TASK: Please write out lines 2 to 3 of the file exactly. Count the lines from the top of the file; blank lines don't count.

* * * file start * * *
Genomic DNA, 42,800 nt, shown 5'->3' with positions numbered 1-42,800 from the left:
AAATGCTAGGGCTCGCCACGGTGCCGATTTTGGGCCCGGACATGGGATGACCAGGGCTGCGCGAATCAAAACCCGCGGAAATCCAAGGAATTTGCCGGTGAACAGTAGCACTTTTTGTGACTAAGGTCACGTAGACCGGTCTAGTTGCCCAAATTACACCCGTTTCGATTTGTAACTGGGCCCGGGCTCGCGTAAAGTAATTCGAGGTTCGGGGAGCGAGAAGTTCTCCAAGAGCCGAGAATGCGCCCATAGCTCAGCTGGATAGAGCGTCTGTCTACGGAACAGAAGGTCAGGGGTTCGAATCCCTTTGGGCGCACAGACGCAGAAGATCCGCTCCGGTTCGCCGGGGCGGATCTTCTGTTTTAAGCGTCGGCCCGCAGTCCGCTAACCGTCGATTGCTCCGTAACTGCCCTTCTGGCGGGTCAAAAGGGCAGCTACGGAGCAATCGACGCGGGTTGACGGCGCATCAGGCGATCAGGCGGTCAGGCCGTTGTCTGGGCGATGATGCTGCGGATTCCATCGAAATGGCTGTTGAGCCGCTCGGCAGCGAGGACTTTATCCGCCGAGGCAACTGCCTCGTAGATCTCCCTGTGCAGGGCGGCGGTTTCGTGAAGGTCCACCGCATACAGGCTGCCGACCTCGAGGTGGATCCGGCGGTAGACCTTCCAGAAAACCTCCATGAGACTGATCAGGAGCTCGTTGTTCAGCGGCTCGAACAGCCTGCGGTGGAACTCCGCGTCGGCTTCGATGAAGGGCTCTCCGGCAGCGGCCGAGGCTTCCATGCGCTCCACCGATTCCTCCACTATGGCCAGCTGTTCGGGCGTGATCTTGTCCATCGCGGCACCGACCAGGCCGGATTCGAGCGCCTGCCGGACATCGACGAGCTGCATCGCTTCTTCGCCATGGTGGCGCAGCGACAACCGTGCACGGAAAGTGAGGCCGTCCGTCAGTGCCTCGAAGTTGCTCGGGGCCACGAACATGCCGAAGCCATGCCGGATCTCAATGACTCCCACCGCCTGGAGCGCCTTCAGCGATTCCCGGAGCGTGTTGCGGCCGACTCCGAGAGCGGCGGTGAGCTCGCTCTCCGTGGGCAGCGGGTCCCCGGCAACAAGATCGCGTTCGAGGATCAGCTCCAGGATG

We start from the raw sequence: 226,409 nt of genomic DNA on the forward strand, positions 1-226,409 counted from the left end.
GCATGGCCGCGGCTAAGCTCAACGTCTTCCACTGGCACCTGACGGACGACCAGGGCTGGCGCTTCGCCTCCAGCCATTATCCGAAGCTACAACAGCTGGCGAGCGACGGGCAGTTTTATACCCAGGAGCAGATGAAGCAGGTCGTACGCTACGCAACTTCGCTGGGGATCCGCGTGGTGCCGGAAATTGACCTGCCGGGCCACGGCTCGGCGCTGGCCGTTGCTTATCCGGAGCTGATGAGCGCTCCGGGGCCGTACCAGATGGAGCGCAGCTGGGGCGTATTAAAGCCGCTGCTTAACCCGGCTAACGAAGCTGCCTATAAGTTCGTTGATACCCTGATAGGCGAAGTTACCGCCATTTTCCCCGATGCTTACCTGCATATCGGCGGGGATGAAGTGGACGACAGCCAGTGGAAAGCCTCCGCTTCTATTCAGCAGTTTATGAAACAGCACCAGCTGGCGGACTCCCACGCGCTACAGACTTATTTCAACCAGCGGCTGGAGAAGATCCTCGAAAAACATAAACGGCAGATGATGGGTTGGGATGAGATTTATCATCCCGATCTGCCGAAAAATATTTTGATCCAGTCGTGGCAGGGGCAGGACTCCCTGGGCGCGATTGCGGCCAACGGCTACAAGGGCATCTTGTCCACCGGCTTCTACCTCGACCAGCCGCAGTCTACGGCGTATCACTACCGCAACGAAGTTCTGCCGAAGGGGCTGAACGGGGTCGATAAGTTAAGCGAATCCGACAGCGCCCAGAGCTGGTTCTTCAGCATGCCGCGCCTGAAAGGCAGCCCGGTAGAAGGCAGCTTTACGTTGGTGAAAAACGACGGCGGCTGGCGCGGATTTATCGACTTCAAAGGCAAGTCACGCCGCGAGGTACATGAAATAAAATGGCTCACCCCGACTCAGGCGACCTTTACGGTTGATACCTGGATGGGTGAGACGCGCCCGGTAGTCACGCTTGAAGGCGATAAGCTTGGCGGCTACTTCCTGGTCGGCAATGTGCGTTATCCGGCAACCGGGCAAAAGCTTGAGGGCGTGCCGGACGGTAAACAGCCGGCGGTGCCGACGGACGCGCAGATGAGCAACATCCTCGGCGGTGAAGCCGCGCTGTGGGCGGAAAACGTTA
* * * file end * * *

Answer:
AAATGCTAGGGCTCGCCACGGTGCCGATTTTGGGCCCGGACATGGGATGACCAGGGCTGCGCGAATCAAAACCCGCGGAAATCCAAGGAATTTGCCGGTGAACAGTAGCACTTTTTGTGACTAAGGTCACGTAGACCGGTCTAGTTGCCCAAATTACACCCGTTTCGATTTGTAACTGGGCCCGGGCTCGCGTAAAGTAATTCGAGGTTCGGGGAGCGAGAAGTTCTCCAAGAGCCGAGAATGCGCCCATAGCTCAGCTGGATAGAGCGTCTGTCTACGGAACAGAAGGTCAGGGGTTCGAATCCCTTTGGGCGCACAGACGCAGAAGATCCGCTCCGGTTCGCCGGGGCGGATCTTCTGTTTTAAGCGTCGGCCCGCAGTCCGCTAACCGTCGATTGCTCCGTAACTGCCCTTCTGGCGGGTCAAAAGGGCAGCTACGGAGCAATCGACGCGGGTTGACGGCGCATCAGGCGATCAGGCGGTCAGGCCGTTGTCTGGGCGATGATGCTGCGGATTCCATCGAAATGGCTGTTGAGCCGCTCGGCAGCGAGGACTTTATCCGCCGAGGCAACTGCCTCGTAGATCTCCCTGTGCAGGGCGGCGGTTTCGTGAAGGTCCACCGCATACAGGCTGCCGACCTCGAGGTGGATCCGGCGGTAGACCTTCCAGAAAACCTCCATGAGACTGATCAGGAGCTCGTTGTTCAGCGGCTCGAACAGCCTGCGGTGGAACTCCGCGTCGGCTTCGATGAAGGGCTCTCCGGCAGCGGCCGAGGCTTCCATGCGCTCCACCGATTCCTCCACTATGGCCAGCTGTTCGGGCGTGATCTTGTCCATCGCGGCACCGACCAGGCCGGATTCGAGCGCCTGCCGGACATCGACGAGCTGCATCGCTTCTTCGCCATGGTGGCGCAGCGACAACCGTGCACGGAAAGTGAGGCCGTCCGTCAGTGCCTCGAAGTTGCTCGGGGCCACGAACATGCCGAAGCCATGCCGGATCTCAATGACTCCCACCGCCTGGAGCGCCTTCAGCGATTCCCGGAGCGTGTTGCGGCCGACTCCGAGAGCGGCGGTGAGCTCGCTCTCCGTGGGCAGCGGGTCCCCGGCAACAAGATCGCGTTCGAGGATCAGCTCCAGGATG

We start from the raw sequence: 226,409 nt of genomic DNA on the forward strand, positions 1-226,409 counted from the left end.